Thursday, 29 October 2009

A Friendly Nepali Shouts Me lunch - Annapurna Circuit

A friend recently asked me - how is your Urdu? Not particularly good I had to admit but hey I always give it a shot, my Nepali and Hindi are probably a little better - especially when it comes to ordering chai, chang or Dahl Bhat. I have to say the Nepalese people are great for a bit of banter, always offering a cheeky smile and wanting to interact. They love it if you make an effort with soeaking Nepali and it is a sure way to get a good giggle. It really is one of the great parts of the many experiences I've had trekking and climbing in the Himalayas - the people. Also in mainland India and the Kashmari Himalaya - the people are fantastic but they tend to mello when you're in the more rural or less populated areas as in any culture! My first trip some years ago to trek the Annapurna Circuit was a particularly touching memory of a young cookboy (maybe 17 or 18 years old) I met on the bus ride from Kathmandu to Besisahar. We got chatting and (as often is the case) he was enjoying trying his english skills out on me and finding out about this Bideshi (foreigner) and what this mad kiwi was doing in a bus packed full of locals on his tod. We hit it off and I learnt he was on the long haul, for 8 hours, with me to Besisahar which is where the Annapurna Conservation Area Project and the legendary Annapurna Circuit start. On the way we stopped for lunch - Dahl Bhat (lentils with rice and whatever local veges are in season with chilis and various mouth-watering garnishes) and he was absolute insistent on paying for me despite my protests. "You in my country now" - what a great pride these people have of their culture & country and the enthusiasm they have for tourits! He returned with a huge plate of Dahl Bhat which I tucked into heartily as I sat taking in the local chat and watching life go by. Further on into the bus trip I repaid the compliment buying him a lemonade and a samosa. The bus trip continued through the spectacular countryside, albeit a bumpy ride, it was passed with a new friendship that put a big smile on my face! We were nearing those Himalayas......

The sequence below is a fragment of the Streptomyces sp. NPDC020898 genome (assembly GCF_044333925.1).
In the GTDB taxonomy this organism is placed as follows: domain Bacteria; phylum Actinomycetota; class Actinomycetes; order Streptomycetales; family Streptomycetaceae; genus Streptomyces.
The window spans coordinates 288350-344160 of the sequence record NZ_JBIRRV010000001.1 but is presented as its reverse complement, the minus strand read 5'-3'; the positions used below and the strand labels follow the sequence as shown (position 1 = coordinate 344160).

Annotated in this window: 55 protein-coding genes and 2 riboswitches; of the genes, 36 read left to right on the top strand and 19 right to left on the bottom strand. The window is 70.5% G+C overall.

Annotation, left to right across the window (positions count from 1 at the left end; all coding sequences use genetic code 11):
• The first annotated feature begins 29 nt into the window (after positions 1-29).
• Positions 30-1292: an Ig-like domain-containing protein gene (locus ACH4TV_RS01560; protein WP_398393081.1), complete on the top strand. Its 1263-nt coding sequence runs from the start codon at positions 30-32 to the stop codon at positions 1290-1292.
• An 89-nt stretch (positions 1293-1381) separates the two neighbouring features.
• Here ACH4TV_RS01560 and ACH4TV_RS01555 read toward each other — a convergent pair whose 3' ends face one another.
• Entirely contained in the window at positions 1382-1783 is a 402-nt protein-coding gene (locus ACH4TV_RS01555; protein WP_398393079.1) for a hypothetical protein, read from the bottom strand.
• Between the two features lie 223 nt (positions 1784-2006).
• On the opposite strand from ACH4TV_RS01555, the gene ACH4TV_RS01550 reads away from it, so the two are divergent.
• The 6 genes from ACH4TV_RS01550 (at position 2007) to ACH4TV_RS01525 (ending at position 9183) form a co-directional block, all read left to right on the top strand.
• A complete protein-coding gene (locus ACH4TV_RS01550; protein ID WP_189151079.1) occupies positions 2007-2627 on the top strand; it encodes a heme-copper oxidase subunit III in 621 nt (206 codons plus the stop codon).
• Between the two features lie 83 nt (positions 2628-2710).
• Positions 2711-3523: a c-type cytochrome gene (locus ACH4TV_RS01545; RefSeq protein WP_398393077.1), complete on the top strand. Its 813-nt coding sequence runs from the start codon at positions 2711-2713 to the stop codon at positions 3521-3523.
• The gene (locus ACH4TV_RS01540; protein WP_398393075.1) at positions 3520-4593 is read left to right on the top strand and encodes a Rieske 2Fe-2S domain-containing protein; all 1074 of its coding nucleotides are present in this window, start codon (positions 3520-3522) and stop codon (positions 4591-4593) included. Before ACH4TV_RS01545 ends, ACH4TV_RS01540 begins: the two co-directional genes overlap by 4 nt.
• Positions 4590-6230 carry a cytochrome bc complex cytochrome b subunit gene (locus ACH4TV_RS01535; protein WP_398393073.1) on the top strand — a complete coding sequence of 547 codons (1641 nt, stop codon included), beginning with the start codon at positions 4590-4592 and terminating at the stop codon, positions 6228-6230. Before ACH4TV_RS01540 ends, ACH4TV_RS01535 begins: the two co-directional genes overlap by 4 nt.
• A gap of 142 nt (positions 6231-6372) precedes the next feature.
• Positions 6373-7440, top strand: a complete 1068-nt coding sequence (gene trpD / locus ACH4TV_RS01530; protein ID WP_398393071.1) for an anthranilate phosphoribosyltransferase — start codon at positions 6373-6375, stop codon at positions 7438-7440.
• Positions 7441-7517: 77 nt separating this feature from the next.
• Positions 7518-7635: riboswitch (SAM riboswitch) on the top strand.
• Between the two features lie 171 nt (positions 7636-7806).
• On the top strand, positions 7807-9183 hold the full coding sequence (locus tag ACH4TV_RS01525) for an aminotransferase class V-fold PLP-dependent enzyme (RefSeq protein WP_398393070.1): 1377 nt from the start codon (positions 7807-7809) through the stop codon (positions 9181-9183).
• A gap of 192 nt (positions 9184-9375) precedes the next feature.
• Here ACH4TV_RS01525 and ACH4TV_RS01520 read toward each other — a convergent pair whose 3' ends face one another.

Thursday, 15 October 2009

Joe Simpson - Storms of Silence

I'm currently re-reading some of my fave Joe Simpson books as I ready myself to return to the Himalayas. He really is such a good 'down to earth' writer that I can really relate to. Mixing up epic mountain yarns, some excellent historical interest of where he happens to find himself and hilarous accounts of pub brawls. Someone you could sit down and have a pint with, someone who comes across as real.

I thought i'd quote an excellent passage from his book 'Storms of Silence'.

"The prayer wheels must be passed on the left and spun clockwise. The very action of doing so is both a mark of devotion, an affirmation of faith, and bestows spiritual merit both on the passer-by and by the person who erected the symbol. They affect how you travel through the land. Nothing seems to be done by chance. Shapes and colours, everything bears some significance. On the fabric of the prayer flags and painted mani rocks the colours are also symbolic; green for water, blue for sky, red for rocks, yellow for earth and white for colours. Inside the spinning water-driven prayer wheels and printed on the flags are mani prayers. The wind and water, rain and sun speeds their invocations throughout the world. Even the design of the chortens, or stupas, reflect abstract Buddhist concepts. The square lower plinth represents the earth, the rounded dome is water, and the spire is fire, often in thirteen circular segments to indicate the thirteeen steps to enlightenment. On top is the symbol of wind and sun.